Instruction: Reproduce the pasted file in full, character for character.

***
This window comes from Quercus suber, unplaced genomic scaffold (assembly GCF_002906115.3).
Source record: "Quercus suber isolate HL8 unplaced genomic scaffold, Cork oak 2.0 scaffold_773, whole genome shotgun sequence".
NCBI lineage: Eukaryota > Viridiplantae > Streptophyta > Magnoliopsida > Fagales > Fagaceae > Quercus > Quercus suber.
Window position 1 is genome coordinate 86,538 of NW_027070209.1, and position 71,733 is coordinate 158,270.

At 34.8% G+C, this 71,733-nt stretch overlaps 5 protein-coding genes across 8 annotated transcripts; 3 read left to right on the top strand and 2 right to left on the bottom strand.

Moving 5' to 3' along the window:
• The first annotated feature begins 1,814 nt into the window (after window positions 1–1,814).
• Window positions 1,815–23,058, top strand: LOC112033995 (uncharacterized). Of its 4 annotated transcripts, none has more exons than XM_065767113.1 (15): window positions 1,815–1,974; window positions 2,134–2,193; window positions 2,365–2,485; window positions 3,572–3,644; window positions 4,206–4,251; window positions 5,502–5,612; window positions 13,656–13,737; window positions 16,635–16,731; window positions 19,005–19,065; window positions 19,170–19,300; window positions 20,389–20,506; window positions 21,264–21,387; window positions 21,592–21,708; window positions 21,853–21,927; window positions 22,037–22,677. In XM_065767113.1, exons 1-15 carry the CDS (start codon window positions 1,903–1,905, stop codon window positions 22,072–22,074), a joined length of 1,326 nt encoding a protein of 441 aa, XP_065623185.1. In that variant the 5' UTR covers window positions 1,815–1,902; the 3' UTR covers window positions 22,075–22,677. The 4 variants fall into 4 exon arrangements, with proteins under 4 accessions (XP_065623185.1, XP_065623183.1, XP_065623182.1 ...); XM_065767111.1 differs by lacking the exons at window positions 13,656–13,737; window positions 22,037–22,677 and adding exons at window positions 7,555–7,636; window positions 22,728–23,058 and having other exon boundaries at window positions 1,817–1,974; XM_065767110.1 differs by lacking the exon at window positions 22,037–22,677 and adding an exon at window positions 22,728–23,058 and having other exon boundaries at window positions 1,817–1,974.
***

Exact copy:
This window comes from Quercus suber, unplaced genomic scaffold (assembly GCF_002906115.3).
Source record: "Quercus suber isolate HL8 unplaced genomic scaffold, Cork oak 2.0 scaffold_773, whole genome shotgun sequence".
NCBI lineage: Eukaryota > Viridiplantae > Streptophyta > Magnoliopsida > Fagales > Fagaceae > Quercus > Quercus suber.
Window position 1 is genome coordinate 86,538 of NW_027070209.1, and position 71,733 is coordinate 158,270.

At 34.8% G+C, this 71,733-nt stretch overlaps 5 protein-coding genes across 8 annotated transcripts; 3 read left to right on the top strand and 2 right to left on the bottom strand.

Moving 5' to 3' along the window:
• The first annotated feature begins 1,814 nt into the window (after window positions 1–1,814).
• Window positions 1,815–23,058, top strand: LOC112033995 (uncharacterized). Of its 4 annotated transcripts, none has more exons than XM_065767113.1 (15): window positions 1,815–1,974; window positions 2,134–2,193; window positions 2,365–2,485; window positions 3,572–3,644; window positions 4,206–4,251; window positions 5,502–5,612; window positions 13,656–13,737; window positions 16,635–16,731; window positions 19,005–19,065; window positions 19,170–19,300; window positions 20,389–20,506; window positions 21,264–21,387; window positions 21,592–21,708; window positions 21,853–21,927; window positions 22,037–22,677. In XM_065767113.1, exons 1-15 carry the CDS (start codon window positions 1,903–1,905, stop codon window positions 22,072–22,074), a joined length of 1,326 nt encoding a protein of 441 aa, XP_065623185.1. In that variant the 5' UTR covers window positions 1,815–1,902; the 3' UTR covers window positions 22,075–22,677. The 4 variants fall into 4 exon arrangements, with proteins under 4 accessions (XP_065623185.1, XP_065623183.1, XP_065623182.1 ...); XM_065767111.1 differs by lacking the exons at window positions 13,656–13,737; window positions 22,037–22,677 and adding exons at window positions 7,555–7,636; window positions 22,728–23,058 and having other exon boundaries at window positions 1,817–1,974; XM_065767110.1 differs by lacking the exon at window positions 22,037–22,677 and adding an exon at window positions 22,728–23,058 and having other exon boundaries at window positions 1,817–1,974.